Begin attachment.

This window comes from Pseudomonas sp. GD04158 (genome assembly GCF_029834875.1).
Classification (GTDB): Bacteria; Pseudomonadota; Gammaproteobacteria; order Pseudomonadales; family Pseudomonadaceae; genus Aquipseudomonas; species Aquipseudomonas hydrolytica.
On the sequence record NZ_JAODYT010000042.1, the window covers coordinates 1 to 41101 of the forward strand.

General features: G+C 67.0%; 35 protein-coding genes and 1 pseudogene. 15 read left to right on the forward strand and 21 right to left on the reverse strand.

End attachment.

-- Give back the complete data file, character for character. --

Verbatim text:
This window comes from Pseudomonas sp. GD04158 (genome assembly GCF_029834875.1).
Classification (GTDB): Bacteria; Pseudomonadota; Gammaproteobacteria; order Pseudomonadales; family Pseudomonadaceae; genus Aquipseudomonas; species Aquipseudomonas hydrolytica.
On the sequence record NZ_JAODYT010000042.1, the window covers coordinates 1 to 41101 of the forward strand.

General features: G+C 67.0%; 35 protein-coding genes and 1 pseudogene. 15 read left to right on the forward strand and 21 right to left on the reverse strand.